A companion book (widely available on book stores used) was published to tie on to the documentary, edited by Sean Day-Lewis, and featuring thoughts selected by 20,000+ participants (including 3K+ industry professionals) on their TV habits that day.

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Here’s an interesting feature on how Channel Television managed to keep broadcasting as the only ITV company on the air:

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A sign-off sequence from Brazilian network Rede Globo in 1979 (to the sound of samba). Longtime Globo announcer Dirceu Rabelo voices this clip.

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A promo of RTP1’s 3-hour long early morning news program Bom Dia Portugal from the year of its debut: 2002. Alberta Marques Fernandes (seen in the promo) was its first anchor.

Bom Dia Portugal (launched on Monday 28 January) brought news, weather, traffic (delivered from the studio, from the air (with a chopper), and from the road (with a motorbike!), sports and business to a timeslot dominated by cartoons and infomercials. Here’s a segment from 29 April 2002.

Over the last 2 decades, rival networks SIC and TVI tried to emulate the public broadcaster’s early morning show with similarly-themed programs, but they couldn’t match it.

In other parts of the day (midday and evening), the competition was tougher. SIC’s newscasts performed quite well and TVI’s viewing figures rose during Manuela Moura Guedes’ tenure as chief anchor of the populist Jornal Nacional (2000-05). RTP, under Director-General Emidio Rangel (that lasted 1 year on the job: 2001-02), began to imitate its competitors by expanding its main newscast (Telejornal) to 90 minutes and introduced a slightly fast-paced, but elegant presentation.

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YouTuber Adam Martyn takes a look at how color TV came to Germany. (And there’s an Australian connection: The German color system, PAL, was eventually adopted by Australia.)

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CNN Morning News, 1992:

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The Anatomy of a Newscast, a day in the life of KGO-TV in San Francisco, 1968:

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The pilot episode for Blue’s Clues has been found and uploaded in full.

YouTube: BowDown097

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Would anyone know if VH2 (defunct rock network/sister channel of defunct VH1 UK) is like a lost TV channel?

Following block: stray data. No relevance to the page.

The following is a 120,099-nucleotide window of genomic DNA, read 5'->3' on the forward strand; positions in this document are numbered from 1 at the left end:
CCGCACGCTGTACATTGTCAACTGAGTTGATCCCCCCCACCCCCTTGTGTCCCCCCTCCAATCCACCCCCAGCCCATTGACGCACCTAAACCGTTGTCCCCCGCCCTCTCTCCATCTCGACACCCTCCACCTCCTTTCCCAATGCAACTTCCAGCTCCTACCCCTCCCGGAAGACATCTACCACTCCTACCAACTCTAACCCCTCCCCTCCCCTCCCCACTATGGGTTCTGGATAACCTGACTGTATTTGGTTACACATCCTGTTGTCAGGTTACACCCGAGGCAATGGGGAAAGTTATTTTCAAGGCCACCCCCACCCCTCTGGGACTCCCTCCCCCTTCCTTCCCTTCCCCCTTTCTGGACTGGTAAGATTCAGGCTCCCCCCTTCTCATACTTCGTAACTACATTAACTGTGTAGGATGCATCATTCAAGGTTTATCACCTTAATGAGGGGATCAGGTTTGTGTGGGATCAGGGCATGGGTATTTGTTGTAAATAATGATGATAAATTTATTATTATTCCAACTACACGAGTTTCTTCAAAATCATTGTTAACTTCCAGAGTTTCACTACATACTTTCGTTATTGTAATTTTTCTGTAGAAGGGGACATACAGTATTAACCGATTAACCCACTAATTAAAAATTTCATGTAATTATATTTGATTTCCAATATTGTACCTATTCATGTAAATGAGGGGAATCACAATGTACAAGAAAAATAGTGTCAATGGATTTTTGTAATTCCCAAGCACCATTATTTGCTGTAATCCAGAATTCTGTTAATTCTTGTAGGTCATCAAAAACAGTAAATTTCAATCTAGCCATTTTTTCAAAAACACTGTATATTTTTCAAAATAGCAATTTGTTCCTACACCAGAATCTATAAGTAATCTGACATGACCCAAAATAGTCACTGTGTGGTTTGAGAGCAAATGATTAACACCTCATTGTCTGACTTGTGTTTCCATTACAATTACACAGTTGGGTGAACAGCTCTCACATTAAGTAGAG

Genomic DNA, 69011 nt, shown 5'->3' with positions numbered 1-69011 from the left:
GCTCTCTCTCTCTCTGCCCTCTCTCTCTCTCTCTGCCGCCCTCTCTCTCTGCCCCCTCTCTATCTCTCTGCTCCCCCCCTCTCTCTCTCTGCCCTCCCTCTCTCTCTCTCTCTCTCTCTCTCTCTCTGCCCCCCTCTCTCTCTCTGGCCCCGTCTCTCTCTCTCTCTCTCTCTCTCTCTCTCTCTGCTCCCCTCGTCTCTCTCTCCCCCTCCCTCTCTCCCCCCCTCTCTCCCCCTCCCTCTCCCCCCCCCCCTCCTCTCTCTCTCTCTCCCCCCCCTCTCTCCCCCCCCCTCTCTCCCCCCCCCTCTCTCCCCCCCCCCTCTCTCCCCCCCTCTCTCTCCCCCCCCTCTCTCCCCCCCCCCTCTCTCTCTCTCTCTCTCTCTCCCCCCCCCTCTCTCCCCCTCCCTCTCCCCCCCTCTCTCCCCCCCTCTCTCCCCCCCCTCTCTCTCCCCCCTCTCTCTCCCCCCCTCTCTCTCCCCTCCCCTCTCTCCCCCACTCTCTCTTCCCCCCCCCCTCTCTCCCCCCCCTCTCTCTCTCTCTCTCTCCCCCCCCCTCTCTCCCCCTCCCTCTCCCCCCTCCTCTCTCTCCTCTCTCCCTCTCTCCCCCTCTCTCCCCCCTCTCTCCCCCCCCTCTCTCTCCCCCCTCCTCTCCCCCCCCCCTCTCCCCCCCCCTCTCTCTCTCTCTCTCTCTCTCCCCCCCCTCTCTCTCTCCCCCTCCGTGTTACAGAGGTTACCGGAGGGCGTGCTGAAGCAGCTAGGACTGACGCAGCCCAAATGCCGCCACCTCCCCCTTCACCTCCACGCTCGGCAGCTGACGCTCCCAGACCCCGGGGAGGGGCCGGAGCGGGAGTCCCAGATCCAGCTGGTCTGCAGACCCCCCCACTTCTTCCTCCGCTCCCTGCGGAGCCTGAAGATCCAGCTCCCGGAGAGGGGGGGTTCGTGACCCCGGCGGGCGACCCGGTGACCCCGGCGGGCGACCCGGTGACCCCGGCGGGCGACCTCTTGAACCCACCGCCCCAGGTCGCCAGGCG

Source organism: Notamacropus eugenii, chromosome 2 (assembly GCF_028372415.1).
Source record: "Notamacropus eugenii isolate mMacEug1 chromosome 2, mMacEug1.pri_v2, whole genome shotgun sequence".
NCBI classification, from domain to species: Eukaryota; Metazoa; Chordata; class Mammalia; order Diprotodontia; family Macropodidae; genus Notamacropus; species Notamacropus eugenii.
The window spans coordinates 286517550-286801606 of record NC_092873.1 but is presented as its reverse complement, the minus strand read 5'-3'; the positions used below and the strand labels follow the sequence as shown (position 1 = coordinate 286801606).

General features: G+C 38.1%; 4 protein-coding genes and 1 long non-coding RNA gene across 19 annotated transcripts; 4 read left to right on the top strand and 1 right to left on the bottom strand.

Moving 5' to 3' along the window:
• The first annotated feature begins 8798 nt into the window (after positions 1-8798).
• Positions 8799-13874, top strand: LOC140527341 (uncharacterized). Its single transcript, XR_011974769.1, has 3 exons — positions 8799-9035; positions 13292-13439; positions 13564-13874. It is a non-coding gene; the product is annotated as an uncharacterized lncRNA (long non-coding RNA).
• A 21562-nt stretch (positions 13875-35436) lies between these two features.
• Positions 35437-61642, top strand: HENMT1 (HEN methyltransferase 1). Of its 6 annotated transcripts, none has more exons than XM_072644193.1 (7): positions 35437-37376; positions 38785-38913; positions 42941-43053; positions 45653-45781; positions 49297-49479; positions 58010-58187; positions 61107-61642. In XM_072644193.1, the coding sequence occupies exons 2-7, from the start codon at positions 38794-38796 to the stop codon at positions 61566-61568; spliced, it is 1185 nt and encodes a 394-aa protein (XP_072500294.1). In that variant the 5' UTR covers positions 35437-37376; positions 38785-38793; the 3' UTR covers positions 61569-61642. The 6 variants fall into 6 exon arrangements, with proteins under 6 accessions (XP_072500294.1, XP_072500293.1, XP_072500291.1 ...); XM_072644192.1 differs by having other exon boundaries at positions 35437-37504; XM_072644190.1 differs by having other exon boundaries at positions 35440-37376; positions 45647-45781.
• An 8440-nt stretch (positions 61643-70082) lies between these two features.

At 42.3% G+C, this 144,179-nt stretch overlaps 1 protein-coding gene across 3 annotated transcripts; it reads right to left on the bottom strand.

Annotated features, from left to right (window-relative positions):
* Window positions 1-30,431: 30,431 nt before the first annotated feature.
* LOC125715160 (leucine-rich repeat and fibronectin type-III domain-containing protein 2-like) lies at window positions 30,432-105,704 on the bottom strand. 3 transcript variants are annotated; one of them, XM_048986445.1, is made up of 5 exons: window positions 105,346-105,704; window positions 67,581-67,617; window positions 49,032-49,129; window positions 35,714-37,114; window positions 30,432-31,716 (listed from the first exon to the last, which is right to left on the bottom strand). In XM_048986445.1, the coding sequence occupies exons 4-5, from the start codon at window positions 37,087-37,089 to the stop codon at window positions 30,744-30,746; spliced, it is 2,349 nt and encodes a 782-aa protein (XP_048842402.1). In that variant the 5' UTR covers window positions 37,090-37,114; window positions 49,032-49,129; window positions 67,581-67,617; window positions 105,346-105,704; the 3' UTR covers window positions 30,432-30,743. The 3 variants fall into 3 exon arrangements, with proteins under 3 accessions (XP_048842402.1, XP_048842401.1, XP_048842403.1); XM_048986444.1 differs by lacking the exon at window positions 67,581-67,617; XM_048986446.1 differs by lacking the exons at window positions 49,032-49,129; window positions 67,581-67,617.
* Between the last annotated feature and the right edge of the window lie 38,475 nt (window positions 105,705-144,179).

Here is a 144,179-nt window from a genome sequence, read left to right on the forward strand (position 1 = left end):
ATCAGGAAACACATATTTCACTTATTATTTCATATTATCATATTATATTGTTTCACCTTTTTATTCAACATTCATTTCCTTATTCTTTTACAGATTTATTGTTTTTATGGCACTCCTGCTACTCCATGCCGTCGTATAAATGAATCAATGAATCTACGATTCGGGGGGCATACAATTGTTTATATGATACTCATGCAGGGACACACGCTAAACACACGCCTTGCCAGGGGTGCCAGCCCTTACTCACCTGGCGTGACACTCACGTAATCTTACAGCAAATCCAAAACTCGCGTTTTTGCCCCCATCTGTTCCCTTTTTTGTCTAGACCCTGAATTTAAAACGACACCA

In Switzerland, Tagesschau, SRF’s flagship newscast, celebrated its 70th anniversary two weeks ago, and SRF took a look back at its history:

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Hey Medianext, I just found the VH2 cube idents on Paul Wilkinson’s Behance page. Anyone else wanna watch it?

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A compilation of IDs, promos, continuity (with an in-vision announcer!), weather, Keno results and news from Belgian Dutch-language TV station VRT1 in the late 1990s. The branding was designed by Lambie-Nairn.

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Did you know that MTV music channels in the UK (Music, Base, Rocks, Hits, Dance and Classic) have broadcasted from 4:3 to 16:9 in March 2012?

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This is quite interesting: in 1997, BRTN began a large scale repositioning of its services, hiring Lambie-Nairn to work on it, affecting all of its services. According to Lambie-Nairn’s website at the time, the rebrand was done “In response to a Belgian government decree and VRT’s Board of Directors goal to increase the visibility, salience and relevance of its public service network”; the rebrands, as clearly seen, were done in preparation with the renaming of BRTN to VRT. First in line were TV1 and Journaal, whose rebrands came on air on September 1 that year.

The sun symbol for TV1 was selected by Lambie-Nairn due to its significance as “a universal symbol of warmth capable of a variety of entertaining executions”, something reflected in the idents used during this era. The rebrand also led to a more competitive program lineup to fight the dominance of VTM, whose “mom-and-pop”, American-styled programming remit was increasingly targeting a younger audience, seeing the BRTN channels as “stuffy” and “dated”; as a result, the agency, when doing the rebrand, had to “differentiate it from broadly similar competitive landscape and to communicate core values of leadership, entertainment, Flemish roots and modernity”.